moonlight among patches of a sort of palm bush.

Monterey proved quite a city. Yet how the ways of the Spaniard appeared
even here! Close as it is to the United States, with many American
residents and much "americanizado," according to the Mexican, the city
is in architecture, arrangement, customs, just what it would be a
hundred miles from Madrid; almost every little detail of life is that of
Spain, with scarcely enough difference to suggest another country, to
say nothing of another hemisphere. England brings to her colonies some
of her home customs, but not an iota of what Spain does to the lands she
has conquered. The hiding of wealth behind a miserable facade is almost
as universal in Mexico of the twentieth century as in Morocco of the
fourth. The narrow streets of Monterey have totally inadequate sidewalks
on which two pedestrians pass, if at all, with the rubbing of
shoulders. Outwardly the long vista of bare house fronts that toe them
on either side are dreary and poor, every window barred as those of a
prison. Yet in them sat well-dressed señoritas waiting for the lovers
who "play the bear" to late hours of the night, and over their shoulders
the passerby caught many a glimpse of richly furnished rooms and flowery
patios beyond.

The river Catalina was drier than even the Manzanares, its rocky bed,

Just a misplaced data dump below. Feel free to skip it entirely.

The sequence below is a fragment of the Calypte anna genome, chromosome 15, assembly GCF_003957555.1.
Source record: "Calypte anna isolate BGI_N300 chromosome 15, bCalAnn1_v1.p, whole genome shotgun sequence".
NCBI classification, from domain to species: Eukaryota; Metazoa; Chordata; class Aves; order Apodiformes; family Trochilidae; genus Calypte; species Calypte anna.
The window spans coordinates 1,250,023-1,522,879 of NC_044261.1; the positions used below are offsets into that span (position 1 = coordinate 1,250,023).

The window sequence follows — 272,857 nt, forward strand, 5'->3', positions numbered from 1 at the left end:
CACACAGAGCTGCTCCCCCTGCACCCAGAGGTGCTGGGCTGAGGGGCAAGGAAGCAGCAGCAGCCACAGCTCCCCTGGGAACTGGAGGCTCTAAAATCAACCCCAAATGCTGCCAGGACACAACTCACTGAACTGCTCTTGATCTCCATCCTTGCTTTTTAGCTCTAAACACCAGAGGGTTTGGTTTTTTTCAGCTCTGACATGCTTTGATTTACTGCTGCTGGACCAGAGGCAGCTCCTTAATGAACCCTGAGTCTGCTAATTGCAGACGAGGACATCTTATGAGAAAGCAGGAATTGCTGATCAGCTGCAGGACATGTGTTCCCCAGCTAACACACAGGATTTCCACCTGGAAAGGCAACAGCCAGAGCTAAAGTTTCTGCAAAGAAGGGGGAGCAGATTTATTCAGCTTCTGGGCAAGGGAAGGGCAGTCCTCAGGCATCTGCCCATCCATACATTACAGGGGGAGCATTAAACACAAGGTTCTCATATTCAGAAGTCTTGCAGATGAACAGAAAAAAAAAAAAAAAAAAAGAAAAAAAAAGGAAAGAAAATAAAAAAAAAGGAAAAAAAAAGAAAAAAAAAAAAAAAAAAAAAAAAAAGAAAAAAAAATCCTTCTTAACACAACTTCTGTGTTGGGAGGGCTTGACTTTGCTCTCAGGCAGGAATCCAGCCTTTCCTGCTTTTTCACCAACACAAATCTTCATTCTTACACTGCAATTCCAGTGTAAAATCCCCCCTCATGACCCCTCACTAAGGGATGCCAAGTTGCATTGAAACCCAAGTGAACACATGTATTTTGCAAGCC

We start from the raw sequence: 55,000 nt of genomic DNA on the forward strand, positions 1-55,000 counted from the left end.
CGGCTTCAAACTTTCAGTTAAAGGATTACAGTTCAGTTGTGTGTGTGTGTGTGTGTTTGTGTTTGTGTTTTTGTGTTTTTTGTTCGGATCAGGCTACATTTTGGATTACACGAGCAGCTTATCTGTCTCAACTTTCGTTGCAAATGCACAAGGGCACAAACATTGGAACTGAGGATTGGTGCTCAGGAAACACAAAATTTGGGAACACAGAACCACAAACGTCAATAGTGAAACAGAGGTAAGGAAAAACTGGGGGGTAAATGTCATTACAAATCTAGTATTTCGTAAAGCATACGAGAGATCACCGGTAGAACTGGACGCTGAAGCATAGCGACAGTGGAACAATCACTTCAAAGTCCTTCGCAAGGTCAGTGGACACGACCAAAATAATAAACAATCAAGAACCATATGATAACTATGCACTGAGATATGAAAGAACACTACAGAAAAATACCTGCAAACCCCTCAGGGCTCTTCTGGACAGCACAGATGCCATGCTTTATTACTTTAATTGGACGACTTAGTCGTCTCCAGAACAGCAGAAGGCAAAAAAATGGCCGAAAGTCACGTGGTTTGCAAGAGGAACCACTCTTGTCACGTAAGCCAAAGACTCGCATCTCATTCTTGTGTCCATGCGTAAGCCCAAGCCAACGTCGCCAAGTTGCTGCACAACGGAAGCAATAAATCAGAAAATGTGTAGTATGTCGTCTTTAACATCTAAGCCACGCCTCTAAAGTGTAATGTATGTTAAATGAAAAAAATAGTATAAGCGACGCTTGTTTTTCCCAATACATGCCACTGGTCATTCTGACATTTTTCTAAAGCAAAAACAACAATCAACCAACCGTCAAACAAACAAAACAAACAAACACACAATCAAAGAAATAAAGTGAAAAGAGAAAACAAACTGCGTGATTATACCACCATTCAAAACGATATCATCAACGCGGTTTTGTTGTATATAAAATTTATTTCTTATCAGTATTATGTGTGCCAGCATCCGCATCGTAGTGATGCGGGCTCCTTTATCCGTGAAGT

wide enough to hold the upper Connecticut, entirely taken up by mule and
donkey paths and set with the cloth booths of fruit sellers. As one
moves south it grows cooler, and Monterey, fifteen hundred feet above
sea-level, was not so weighty in its heat as Laredo and southern
Texas. But, on the other hand, being surrounded on most sides by
mountains, it had less breeze, and the coatless freedom of Texas was
here looked down upon. During the hours about noonday the sun seemed to
strike physically on the head and back whoever stepped out into it, and
the smallest fleck of white cloud gave great and instant relief. From
ten to four, more or less, the city was strangely quiet, as if more than
half asleep, or away on a vacation, and over it hung that indefinable
scent peculiar to Arab and Spanish countries. Compared with Spain,
however, its night life and movement was slight.

Convicts in perpendicularly striped blue and white pajamas worked in the
streets. That is, they moved once every twenty minutes or so, usually
to roll a cigarette. They were without shackles, but several guards in
brown uniforms and broad felt hats, armed with thick-set muskets, their
chests criss-crossed with belts of long rifle cartridges, lolled in the